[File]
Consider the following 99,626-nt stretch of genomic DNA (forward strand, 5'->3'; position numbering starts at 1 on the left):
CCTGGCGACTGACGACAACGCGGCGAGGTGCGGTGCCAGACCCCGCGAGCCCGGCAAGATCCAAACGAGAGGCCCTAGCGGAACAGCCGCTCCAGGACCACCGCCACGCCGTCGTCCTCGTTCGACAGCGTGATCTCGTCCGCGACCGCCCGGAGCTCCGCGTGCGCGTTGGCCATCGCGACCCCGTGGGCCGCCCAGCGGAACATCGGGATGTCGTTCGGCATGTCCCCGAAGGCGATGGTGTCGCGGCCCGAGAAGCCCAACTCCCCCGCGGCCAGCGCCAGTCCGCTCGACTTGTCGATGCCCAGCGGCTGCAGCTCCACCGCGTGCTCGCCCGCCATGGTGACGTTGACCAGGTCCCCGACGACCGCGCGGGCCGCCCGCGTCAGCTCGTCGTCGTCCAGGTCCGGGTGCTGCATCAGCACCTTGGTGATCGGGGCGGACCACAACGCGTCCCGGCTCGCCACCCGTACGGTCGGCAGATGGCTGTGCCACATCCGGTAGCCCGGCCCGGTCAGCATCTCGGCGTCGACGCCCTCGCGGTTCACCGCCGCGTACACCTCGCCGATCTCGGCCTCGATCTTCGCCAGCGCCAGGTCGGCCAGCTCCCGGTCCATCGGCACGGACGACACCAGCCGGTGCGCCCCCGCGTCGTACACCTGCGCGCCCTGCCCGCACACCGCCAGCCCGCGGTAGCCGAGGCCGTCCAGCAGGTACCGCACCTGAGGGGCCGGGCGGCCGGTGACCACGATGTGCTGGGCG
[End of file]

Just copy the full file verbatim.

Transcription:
Consider the following 99,626-nt stretch of genomic DNA (forward strand, 5'->3'; position numbering starts at 1 on the left):
CCTGGCGACTGACGACAACGCGGCGAGGTGCGGTGCCAGACCCCGCGAGCCCGGCAAGATCCAAACGAGAGGCCCTAGCGGAACAGCCGCTCCAGGACCACCGCCACGCCGTCGTCCTCGTTCGACAGCGTGATCTCGTCCGCGACCGCCCGGAGCTCCGCGTGCGCGTTGGCCATCGCGACCCCGTGGGCCGCCCAGCGGAACATCGGGATGTCGTTCGGCATGTCCCCGAAGGCGATGGTGTCGCGGCCCGAGAAGCCCAACTCCCCCGCGGCCAGCGCCAGTCCGCTCGACTTGTCGATGCCCAGCGGCTGCAGCTCCACCGCGTGCTCGCCCGCCATGGTGACGTTGACCAGGTCCCCGACGACCGCGCGGGCCGCCCGCGTCAGCTCGTCGTCGTCCAGGTCCGGGTGCTGCATCAGCACCTTGGTGATCGGGGCGGACCACAACGCGTCCCGGCTCGCCACCCGTACGGTCGGCAGATGGCTGTGCCACATCCGGTAGCCCGGCCCGGTCAGCATCTCGGCGTCGACGCCCTCGCGGTTCACCGCCGCGTACACCTCGCCGATCTCGGCCTCGATCTTCGCCAGCGCCAGGTCGGCCAGCTCCCGGTCCATCGGCACGGACGACACCAGCCGGTGCGCCCCCGCGTCGTACACCTGCGCGCCCTGCCCGCACACCGCCAGCCCGCGGTAGCCGAGGCCGTCCAGCAGGTACCGCACCTGAGGGGCCGGGCGGCCGGTGACCACGATGTGCTGGGCG